Revenue Paid for ISV Product by Year

Year 1 Year 2 Year 3 Year 4
On Premise Software $1,000 $200 $200 $200
Cloud Software $800 $800 $800 $800

Partner Commission Model

Year 1 Year 2 Year 3 Year 4
On Premise Software $800 $50 $50 $50
Cloud Software $600 $500 $400 $300

The Developer Channel

Another interesting channel to emerge due to the advent of cloud computing is the developer channel. SaaS companies like Box and YouSendIt offer typical partnerships such as resellers, referrals and MSPs, but also offer developers the opportunity to become partners of their solution by building out new apps through a distributed API.

 Box Channel Partners
Box Channel Partners

Box offers three types of partnerships on their “Become a Partner” page:

Alliance – An MSP-like situation where the partner earns incremental revenue from providing support and service to Box users.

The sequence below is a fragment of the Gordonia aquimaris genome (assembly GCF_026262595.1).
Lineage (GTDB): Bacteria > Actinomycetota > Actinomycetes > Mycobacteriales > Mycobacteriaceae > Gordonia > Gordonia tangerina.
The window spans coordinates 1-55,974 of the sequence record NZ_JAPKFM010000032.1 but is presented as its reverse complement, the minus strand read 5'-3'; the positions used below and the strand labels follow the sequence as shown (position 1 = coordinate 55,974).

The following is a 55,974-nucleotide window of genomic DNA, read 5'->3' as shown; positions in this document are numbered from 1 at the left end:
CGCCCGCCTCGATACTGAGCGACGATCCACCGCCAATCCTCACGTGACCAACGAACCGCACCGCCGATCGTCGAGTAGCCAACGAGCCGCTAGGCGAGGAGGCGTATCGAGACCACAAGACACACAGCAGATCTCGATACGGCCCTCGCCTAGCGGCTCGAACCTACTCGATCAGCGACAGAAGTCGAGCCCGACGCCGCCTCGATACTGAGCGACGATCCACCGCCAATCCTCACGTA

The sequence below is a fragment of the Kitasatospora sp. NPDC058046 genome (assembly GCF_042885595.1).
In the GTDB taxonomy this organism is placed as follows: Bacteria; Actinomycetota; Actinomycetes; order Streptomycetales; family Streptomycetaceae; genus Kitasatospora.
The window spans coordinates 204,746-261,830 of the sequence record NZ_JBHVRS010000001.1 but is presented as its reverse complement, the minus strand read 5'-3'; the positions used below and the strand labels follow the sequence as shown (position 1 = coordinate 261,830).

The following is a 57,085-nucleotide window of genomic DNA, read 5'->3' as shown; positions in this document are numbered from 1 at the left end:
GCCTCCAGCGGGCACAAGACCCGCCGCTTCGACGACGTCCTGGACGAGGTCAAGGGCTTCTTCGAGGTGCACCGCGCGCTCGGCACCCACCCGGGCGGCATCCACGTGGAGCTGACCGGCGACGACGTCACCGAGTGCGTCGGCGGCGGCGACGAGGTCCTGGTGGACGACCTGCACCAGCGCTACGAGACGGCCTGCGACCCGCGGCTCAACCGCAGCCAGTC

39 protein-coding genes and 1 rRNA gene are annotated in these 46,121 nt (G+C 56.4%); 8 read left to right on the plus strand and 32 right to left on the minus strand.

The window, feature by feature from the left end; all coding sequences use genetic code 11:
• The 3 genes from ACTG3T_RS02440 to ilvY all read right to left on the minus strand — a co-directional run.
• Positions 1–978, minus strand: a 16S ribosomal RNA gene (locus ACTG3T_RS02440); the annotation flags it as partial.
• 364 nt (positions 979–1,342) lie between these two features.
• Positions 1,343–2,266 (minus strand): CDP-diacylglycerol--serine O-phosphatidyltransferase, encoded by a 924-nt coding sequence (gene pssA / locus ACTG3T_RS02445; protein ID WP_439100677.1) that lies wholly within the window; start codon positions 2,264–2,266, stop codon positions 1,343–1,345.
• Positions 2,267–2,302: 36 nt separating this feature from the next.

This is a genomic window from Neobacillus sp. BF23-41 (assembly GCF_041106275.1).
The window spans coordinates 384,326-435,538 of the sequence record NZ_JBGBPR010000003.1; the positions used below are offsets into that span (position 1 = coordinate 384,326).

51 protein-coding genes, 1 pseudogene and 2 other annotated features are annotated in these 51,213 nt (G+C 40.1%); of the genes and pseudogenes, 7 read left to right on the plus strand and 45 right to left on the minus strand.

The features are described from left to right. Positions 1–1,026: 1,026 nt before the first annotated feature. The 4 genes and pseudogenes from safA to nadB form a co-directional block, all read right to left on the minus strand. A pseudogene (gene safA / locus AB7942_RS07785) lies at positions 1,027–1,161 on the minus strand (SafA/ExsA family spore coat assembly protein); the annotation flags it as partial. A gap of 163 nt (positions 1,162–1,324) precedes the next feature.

Reseller – A referral-like partnership where recurring commission is earned by hitting sales targets.

Developer – The partner earns revenue by building innovative apps through the Box API.

In the end, this isn’t just an issue for channel partners, but also the ISVs that must provide resources and compensation models that help their partners succeed.

Keystone

Because corporate IT organizations are procuring more and more cloud products, channel partners need to evolve their business to meet both the corporate IT department needs as well as the ISV’s product distribution model.

2 Comments

  1. Hans Chr. Gronsleth

    Hi Craig.